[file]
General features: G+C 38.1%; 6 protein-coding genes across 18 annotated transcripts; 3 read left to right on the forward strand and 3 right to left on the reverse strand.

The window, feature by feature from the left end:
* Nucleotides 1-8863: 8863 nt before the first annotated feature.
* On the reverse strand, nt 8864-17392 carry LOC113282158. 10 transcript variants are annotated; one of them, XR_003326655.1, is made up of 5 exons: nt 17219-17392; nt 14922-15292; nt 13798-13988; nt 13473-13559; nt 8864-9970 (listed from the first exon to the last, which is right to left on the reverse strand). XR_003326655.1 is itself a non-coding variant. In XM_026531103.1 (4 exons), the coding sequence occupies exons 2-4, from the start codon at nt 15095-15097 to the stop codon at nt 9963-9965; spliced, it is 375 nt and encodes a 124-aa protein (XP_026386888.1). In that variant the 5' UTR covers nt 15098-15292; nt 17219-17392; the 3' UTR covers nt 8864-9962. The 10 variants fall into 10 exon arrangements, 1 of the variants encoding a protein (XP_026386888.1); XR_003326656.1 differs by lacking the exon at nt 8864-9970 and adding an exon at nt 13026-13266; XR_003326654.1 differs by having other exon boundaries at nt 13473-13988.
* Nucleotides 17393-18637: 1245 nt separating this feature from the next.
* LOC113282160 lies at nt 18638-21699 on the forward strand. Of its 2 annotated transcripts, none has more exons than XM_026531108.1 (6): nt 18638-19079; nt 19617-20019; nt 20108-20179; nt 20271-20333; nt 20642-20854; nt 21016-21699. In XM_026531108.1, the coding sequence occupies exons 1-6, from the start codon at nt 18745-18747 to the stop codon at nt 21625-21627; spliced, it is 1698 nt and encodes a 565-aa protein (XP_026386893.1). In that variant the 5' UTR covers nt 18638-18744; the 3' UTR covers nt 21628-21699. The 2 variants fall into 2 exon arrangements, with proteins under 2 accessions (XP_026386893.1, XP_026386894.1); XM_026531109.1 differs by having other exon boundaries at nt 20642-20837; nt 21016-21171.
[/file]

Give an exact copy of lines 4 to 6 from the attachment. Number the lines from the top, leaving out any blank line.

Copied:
* On the reverse strand, nt 8864-17392 carry LOC113282158. 10 transcript variants are annotated; one of them, XR_003326655.1, is made up of 5 exons: nt 17219-17392; nt 14922-15292; nt 13798-13988; nt 13473-13559; nt 8864-9970 (listed from the first exon to the last, which is right to left on the reverse strand). XR_003326655.1 is itself a non-coding variant. In XM_026531103.1 (4 exons), the coding sequence occupies exons 2-4, from the start codon at nt 15095-15097 to the stop codon at nt 9963-9965; spliced, it is 375 nt and encodes a 124-aa protein (XP_026386888.1). In that variant the 5' UTR covers nt 15098-15292; nt 17219-17392; the 3' UTR covers nt 8864-9962. The 10 variants fall into 10 exon arrangements, 1 of the variants encoding a protein (XP_026386888.1); XR_003326656.1 differs by lacking the exon at nt 8864-9970 and adding an exon at nt 13026-13266; XR_003326654.1 differs by having other exon boundaries at nt 13473-13988.
* Nucleotides 17393-18637: 1245 nt separating this feature from the next.
* LOC113282160 lies at nt 18638-21699 on the forward strand. Of its 2 annotated transcripts, none has more exons than XM_026531108.1 (6): nt 18638-19079; nt 19617-20019; nt 20108-20179; nt 20271-20333; nt 20642-20854; nt 21016-21699. In XM_026531108.1, the coding sequence occupies exons 1-6, from the start codon at nt 18745-18747 to the stop codon at nt 21625-21627; spliced, it is 1698 nt and encodes a 565-aa protein (XP_026386893.1). In that variant the 5' UTR covers nt 18638-18744; the 3' UTR covers nt 21628-21699. The 2 variants fall into 2 exon arrangements, with proteins under 2 accessions (XP_026386893.1, XP_026386894.1); XM_026531109.1 differs by having other exon boundaries at nt 20642-20837; nt 21016-21171.